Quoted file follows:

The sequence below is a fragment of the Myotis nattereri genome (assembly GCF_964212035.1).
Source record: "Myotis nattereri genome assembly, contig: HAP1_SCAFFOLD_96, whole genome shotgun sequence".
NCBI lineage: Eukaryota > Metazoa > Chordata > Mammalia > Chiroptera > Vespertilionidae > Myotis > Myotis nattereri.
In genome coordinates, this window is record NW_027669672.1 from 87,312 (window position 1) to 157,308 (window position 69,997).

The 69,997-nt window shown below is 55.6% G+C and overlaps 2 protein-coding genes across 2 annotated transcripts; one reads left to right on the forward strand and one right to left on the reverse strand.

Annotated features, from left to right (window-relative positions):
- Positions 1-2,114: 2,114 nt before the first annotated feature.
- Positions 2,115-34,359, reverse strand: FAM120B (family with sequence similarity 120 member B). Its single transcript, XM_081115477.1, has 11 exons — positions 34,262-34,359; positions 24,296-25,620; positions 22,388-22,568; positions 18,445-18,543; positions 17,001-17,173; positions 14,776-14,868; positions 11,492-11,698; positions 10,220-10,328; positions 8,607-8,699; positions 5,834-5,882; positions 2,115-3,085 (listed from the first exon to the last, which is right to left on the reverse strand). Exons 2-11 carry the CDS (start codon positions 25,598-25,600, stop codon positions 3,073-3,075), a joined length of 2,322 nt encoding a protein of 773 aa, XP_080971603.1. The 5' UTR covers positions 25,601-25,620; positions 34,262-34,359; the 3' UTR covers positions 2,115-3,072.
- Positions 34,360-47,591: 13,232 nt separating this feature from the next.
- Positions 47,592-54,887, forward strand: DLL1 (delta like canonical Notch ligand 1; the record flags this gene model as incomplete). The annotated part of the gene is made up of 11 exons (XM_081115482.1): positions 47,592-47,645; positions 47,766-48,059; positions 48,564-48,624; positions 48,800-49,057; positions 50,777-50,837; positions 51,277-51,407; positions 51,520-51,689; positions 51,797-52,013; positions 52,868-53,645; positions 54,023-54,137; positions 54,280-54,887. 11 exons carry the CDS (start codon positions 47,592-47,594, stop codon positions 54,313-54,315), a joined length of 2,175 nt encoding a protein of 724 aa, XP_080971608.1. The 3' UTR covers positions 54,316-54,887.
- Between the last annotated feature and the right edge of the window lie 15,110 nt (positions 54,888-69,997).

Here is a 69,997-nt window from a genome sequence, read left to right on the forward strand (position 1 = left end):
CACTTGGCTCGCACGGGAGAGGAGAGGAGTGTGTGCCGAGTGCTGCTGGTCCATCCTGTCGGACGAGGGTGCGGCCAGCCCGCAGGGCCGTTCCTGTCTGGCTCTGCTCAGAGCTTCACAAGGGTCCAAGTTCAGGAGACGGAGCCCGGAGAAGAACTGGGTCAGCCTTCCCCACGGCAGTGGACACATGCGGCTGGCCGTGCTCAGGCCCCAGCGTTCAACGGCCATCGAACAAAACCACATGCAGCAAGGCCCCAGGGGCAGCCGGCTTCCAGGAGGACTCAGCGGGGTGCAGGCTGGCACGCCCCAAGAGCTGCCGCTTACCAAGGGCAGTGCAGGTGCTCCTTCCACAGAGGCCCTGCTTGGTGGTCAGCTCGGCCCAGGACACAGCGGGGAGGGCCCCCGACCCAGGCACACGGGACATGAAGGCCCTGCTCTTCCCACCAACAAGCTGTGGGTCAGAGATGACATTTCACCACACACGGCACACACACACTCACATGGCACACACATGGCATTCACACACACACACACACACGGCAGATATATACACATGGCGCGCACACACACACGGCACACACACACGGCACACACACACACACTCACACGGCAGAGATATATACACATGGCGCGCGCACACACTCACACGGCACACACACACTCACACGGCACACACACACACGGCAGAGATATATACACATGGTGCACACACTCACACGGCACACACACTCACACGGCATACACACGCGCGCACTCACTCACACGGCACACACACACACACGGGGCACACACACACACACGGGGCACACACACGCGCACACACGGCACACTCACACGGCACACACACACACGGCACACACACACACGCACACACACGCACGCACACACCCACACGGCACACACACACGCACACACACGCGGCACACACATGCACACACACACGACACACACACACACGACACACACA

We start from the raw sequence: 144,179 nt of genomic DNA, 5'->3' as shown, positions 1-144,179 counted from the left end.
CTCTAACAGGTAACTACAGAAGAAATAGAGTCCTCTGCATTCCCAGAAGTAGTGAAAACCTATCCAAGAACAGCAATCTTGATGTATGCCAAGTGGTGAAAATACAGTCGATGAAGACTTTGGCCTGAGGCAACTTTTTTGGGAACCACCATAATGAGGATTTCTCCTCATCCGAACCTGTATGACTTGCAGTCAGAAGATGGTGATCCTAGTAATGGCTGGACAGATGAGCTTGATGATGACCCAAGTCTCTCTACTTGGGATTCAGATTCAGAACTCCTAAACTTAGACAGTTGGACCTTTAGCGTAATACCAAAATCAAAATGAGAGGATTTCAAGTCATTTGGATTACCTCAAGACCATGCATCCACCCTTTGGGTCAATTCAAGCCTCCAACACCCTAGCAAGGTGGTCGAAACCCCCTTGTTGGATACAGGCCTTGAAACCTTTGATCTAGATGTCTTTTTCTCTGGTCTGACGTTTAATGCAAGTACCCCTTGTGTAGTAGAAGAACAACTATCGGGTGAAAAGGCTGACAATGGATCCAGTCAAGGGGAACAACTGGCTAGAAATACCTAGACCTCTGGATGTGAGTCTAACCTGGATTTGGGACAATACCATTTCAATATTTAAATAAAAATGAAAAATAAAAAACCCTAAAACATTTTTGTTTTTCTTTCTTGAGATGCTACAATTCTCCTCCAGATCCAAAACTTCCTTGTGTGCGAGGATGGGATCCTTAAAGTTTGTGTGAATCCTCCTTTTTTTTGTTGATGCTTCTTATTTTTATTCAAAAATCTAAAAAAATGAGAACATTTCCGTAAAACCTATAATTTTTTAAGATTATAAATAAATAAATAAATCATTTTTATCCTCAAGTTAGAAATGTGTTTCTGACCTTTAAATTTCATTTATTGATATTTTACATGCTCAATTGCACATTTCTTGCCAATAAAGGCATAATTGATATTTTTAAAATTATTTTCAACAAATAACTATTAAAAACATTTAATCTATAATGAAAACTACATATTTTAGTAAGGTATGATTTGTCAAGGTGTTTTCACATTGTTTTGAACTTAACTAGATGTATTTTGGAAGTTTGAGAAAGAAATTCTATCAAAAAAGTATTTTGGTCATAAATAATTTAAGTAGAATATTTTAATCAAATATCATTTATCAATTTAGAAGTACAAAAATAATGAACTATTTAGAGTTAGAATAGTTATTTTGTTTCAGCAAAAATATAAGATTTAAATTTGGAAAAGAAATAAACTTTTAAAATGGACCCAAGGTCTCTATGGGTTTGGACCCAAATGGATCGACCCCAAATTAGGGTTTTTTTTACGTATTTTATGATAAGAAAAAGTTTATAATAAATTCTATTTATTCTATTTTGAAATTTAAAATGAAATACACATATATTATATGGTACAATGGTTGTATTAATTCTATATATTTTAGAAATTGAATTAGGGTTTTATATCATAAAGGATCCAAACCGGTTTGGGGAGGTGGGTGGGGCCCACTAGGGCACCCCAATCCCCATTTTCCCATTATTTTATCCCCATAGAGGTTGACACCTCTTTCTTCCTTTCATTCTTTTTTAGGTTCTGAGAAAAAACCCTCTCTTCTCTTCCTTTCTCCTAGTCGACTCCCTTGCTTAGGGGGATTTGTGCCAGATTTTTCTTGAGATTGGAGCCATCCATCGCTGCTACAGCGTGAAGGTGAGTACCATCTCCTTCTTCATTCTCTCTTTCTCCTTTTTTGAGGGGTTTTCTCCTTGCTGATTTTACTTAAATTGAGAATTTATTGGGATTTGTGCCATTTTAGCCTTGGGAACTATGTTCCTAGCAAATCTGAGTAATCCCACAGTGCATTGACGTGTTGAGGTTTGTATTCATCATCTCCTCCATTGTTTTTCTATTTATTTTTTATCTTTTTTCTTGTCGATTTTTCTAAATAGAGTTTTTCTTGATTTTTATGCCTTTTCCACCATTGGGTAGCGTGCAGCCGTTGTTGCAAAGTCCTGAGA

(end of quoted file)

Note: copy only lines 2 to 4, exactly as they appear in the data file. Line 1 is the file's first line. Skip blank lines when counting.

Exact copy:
Source record: "Myotis nattereri genome assembly, contig: HAP1_SCAFFOLD_96, whole genome shotgun sequence".
NCBI lineage: Eukaryota > Metazoa > Chordata > Mammalia > Chiroptera > Vespertilionidae > Myotis > Myotis nattereri.
In genome coordinates, this window is record NW_027669672.1 from 87,312 (window position 1) to 157,308 (window position 69,997).